The Minimalist Runner

When I hear the word “Running” used, there seems to be three main viewpoints.

– The first cannot stand the activity, the word, or even the thought of participating in such a thing.

– The second does participate, but only on a limited scale. They feel the need to do their share of running to stay in shape, but they hate every moment of it.

– The third category seems to be some how blessed by God with a love for running, and an endurance that could seemingly last forever.

For years I seemed to be stuck in the first category. Maybe not to the extreme, but it was definitely something that I never found an attraction to. My first real experience with it was during my training at the ALERT Academy. We would run every day, and had to pass a PT test that included running two-miles in under 16 minutes. I was able to do both, but they were not enjoyable. However, it did force me to stretch my physical strength and ability beyond what I thought was possible. That concept continued to build as I became a hunting guide in Alaska, but it was still limited to fairly slow paced activities. I began to move into the second category. I had the need for exercise, because hiking several miles in mountainous terrain with over a hundred pounds on my back was normal. I stayed in that mindset until this year.

I had started off the year with a goal of running consistently, and to run greater distances. The year started off strong, and my running began to increase, especially after watching Unbreakable, a film about a 100 mile race. But there was still something missing. Shortly after that, I experienced my first race. I was not a participant, but I had the pleasure of capturing the event on film, and to be right there along-side the runners. Seeing them push through the difficulties, and cross the finish line really got my wheels turning. The thing that really topped it all off was a few months later, when I read “Born to Run”, by Christopher Mcdougall. The book is a combination of Documentary and story, which follows the author through his encounters with various runners, techniques and science, that all points to a final conclusion that we are all “Born to Run”. After listening to the book several times, I was convinced.

A big topic in “Born to Run”, is the minimalist running style, with people running better with less injuries in older flatter shoes and bare foot. So since I had joined the Five Finger revolution a year prior, and they had proved themselves time and again for scrambling, hiking and water sports, I decided to give them a try as a running shoe. The first time out in them I ran two miles, and felt great. No pain in my hips that seemed to get me when running in regular shoes. Although my calves had to compensate since I was no longer heal striking, and mainly landing on the middle and the balls of my feet. I had thought that my arch would also give my pains since the Five Fingers have no support in that region, but the pain never came. Even after increasing the mileage over time to 6 and 7 miles. They performed well on mad made and natural surfaces. The protection in the foot gloves are minimal, so I had to be extra careful about my footfalls and stray toes, but the payoff was an amazing feeling of barefoot running that brought me to a place where I could actually say that I love to run.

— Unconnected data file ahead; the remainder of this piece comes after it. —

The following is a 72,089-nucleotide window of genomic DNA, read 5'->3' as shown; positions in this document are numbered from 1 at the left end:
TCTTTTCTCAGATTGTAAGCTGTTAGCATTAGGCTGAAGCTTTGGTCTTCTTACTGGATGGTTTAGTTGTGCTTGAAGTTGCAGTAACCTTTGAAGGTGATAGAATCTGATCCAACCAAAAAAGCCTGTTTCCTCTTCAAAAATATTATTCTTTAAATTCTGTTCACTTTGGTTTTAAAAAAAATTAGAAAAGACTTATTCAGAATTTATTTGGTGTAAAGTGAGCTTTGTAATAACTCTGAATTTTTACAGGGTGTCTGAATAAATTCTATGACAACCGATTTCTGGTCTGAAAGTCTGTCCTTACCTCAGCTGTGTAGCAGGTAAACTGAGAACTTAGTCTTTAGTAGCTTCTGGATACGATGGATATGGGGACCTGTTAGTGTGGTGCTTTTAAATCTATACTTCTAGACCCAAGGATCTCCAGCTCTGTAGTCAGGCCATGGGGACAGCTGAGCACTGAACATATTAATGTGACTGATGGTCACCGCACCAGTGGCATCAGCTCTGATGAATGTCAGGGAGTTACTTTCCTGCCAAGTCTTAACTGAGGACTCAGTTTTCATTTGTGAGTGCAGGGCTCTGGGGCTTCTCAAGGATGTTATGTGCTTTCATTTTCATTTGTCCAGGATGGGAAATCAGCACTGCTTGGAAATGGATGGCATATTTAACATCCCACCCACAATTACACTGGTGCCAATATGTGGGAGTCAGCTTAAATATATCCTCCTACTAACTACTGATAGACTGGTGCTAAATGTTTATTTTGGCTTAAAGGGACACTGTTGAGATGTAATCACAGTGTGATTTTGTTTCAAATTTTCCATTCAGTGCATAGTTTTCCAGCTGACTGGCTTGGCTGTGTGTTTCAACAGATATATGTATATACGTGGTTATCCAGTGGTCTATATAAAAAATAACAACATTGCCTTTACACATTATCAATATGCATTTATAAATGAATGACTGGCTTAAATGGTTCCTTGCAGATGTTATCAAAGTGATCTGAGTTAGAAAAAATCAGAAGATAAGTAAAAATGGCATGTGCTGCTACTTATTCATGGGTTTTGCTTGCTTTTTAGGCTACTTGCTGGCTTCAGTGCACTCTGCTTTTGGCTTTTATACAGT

I recently tried out my Five Fingers on a mountain trek of 3600 ft. elevation gain up, and 4.5 miles distance one way. I was actually skeptical since there was a prevailing amount of shale and rough rock that had succeeded in lacerating my hand several years prior, so I brought hiking boots as a backup. It was an unnecessary added weight, because once I started up, my feet kept a close connection to the ground, and the feeling was amazing. My toes could stretch and grasp, and thrust me forward with each step. The climb was average paced and we made the top in 2.5 hours. The day was gorgeous and we all felt exhilarated by the accomplishment. We even got a buzz job by a local pilot, as he flew over our heads at a whopping 10 ft. On the trek down we kicked it up a notch, and a friend and I decided to run all the way down the mountain. It was very tricky staying upright, with mud, tundra and roots crossing the path at every turn, but we successfully completed the 4.5 miles in 55 minutes, descending from 3950 ft to 250. And once again the five fingers were with me all the way.

I am slightly disappointed that I did not happen upon the love of running at an earlier year. But I am glad to be at this point of my life when I can be a part of a group of people that can not only put some miles behind them, but also say that they enjoyed it.

 

 

 

 

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